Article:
Uniquely Medfield: From Slaves, to Poor Farm, to Bricks, to 40B
Town Historian Richard Desorgher details the history of the property on West Street for which an affordable housing complex is proposed. The land has been used for many purposes but, most notably, as the town's Poor Farm.
There has been much town discussion concerning the proposed 96-unit affordable apartment complex to be developed under Chapter 40B and built along West Street. The Zoning Board of Appeals is currently studying the proposal. The area is lying on industrial zoned land and located along West Street between Route 27 and the string of small industries that run to the Charles River.
The property has a long and interesting history.
The first building on that property was constructed in the early 1800s by a wealthy slave-holding doctor from the South. Dr. Kollack had a house built after the marriage of his sister, Jerusha Kollock, to Beriah Brastow of Medfield. The Brastow Family lived there for many years and the nearby bridge going over the Charles River, connecting Medfield and Millis, was referred to as "Brastow’s Bridge." Dr. Kollack would often come to visit his sister and brother-in-law during the summer to escape the hot Southern heat, bringing with him his retinue of slaves. The house was later sold to George Newell.
In 1837, under President Andrew Jackson, our nation eliminated the national debt and in fact, created a surplus budget. “It appears to me,” Jackson said, “that the most safe, just, and federal disposition which could be made of the surplus revenue, would be its apportionment among the several states according to their ratio of representation." So the surplus money was sent to each state.
In Massachusetts, the state decided to return the money to the individual cities and towns. With its share of the federal money, Medfield voted to buy the then-vacant West Street house from George Newell for $3,100 and turn it into the town’s Almshouse or Poor Farm.
The Poor Farm was home to elderly residents unable to live by themselves, those too poor to support themselves, and a surprisingly large but consistent turnover of 300-400 tramps who passed through each year, staying for something to eat or overnight and then moving on. On November 12, 1887, the Almshouse burned to the ground. The fire originated from a defect in the chimney. At a Special Town Meeting on December 22, 1887, it was voted to rebuild the Almshouse…That $1,000, in addition to the insurance be granted.
The increase in the number of tramps coming through town was directly related to the economic conditions of the time. A major depression in the 1890s threw uncounted thousands out of work, while the lesser panics and recessions in 1903 and 1907 also added to the ranks of the unemployed.
The Medfield Town Report of 1893 notes hundreds of tramps accommodated at the West Street Almshouse. On one night, 23 were “locked up.” Six hundred and sixty-two tramps were recorded here in 1894, another 348 in 1895, 614 in 1898, and 471 in 1901.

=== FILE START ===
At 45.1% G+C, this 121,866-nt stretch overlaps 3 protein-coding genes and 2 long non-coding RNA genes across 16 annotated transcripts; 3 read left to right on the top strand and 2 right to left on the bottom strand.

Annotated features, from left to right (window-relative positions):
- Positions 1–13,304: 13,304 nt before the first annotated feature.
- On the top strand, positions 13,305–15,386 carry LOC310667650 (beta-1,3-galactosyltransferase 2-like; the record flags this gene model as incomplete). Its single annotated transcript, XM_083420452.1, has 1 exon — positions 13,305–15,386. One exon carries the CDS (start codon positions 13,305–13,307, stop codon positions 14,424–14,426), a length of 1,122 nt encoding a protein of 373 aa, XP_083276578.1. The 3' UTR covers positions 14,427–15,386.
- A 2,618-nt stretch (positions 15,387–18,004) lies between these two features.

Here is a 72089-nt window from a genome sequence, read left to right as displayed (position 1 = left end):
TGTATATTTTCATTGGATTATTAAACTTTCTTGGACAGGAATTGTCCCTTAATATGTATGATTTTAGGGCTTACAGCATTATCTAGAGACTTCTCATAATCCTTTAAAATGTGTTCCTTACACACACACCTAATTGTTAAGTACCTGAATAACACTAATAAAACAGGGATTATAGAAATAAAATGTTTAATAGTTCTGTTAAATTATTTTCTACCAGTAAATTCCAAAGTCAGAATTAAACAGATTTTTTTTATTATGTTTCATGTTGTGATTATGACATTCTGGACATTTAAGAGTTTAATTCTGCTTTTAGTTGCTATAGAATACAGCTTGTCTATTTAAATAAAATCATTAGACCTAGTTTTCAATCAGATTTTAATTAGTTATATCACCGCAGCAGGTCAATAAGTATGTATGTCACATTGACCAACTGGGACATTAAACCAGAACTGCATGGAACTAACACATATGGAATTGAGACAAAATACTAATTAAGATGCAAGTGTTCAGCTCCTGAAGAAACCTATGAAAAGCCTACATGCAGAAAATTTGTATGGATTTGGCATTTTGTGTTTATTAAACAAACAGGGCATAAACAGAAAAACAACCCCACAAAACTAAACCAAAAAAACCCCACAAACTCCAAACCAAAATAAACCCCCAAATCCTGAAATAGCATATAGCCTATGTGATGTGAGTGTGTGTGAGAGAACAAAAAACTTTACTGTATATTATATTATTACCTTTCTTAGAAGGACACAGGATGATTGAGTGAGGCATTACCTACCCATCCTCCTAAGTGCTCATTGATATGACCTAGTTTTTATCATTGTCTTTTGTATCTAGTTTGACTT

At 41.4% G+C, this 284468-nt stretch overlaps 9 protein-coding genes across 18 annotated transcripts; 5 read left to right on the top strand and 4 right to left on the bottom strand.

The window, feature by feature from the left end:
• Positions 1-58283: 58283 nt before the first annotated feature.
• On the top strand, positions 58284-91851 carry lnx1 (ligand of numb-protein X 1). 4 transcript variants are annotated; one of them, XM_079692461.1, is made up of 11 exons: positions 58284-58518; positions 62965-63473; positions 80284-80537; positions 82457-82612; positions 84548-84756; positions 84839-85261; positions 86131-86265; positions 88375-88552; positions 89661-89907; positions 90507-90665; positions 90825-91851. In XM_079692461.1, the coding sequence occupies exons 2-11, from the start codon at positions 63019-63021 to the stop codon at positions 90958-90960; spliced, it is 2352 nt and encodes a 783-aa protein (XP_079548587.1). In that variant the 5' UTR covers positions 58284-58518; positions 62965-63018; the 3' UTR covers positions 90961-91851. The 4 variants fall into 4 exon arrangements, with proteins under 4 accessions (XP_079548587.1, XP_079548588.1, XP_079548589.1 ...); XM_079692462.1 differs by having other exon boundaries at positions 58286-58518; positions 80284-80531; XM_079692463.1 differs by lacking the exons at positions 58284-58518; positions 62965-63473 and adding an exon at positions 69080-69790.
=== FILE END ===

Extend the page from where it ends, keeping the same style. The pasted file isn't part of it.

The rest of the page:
A state inspection report of the Almshouse in 1898 reported: "No improvements have been made during the year. Better bathing and heating arrangements should be supplied as soon as possible. The house provides for no separation of the sexes. At present, there is but one permanent inmate, a feeble-minded woman. The warden receives a salary of $388.”
Those living and staying at the Almshouse or Poor Farm, along with hired hands, helped with the farming. In 1901, $1,651.62 was brought in from the sale of vegetables, eggs, milk and crops grown at the farm. The barn contained 2 horses, 10 cows, 1 bull, 2 hogs and 43 hens.
The Poor Farm stayed on West Street until 1912, just 100 years ago. It was at that time that the town voted to close and lease or sell the house and farm. Two inmates living there were removed to Sherborn and all personal property was sold at auction.
The near-by bridge located over the Charles River connecting Millis and Medfield, long known as Brastow Bridge, generally became known and called Poor Farm Bridge.
In 1913, the property was purchased by the Jacksonville Composite Brick Company. The following year it changed hands and became the Boston-Berkshire Composite Brick Company. By the 1920s, it was called the American Brick Company and was employing 40 workers who were turning out thousands of bricks. It was at this time that Italian laborers employed at the brickyard, and who were receiving 50 cents per hour, went on strike. Police officer Cornelius McKeown was called to quell the disturbance that resulted. Into the 1930s, its name changed again, this time to the Atlantic Brick Company which stayed in business into the 1960s.
Since the closing of the brickyard in the 1960s, the land has remained vacant.
For several years the local carnival was held there. The land along West Street was zoned industrial and several small industries now abut the property. The residential neighborhood on the opposite side of West Street and extending into the area of Brastow Drive, Marsh Drive, Newell Drive, and Plympton Circle was built after the brickyard closed. That development area was built in the location of the sand pits that supplied the sand needed for the making of the bricks.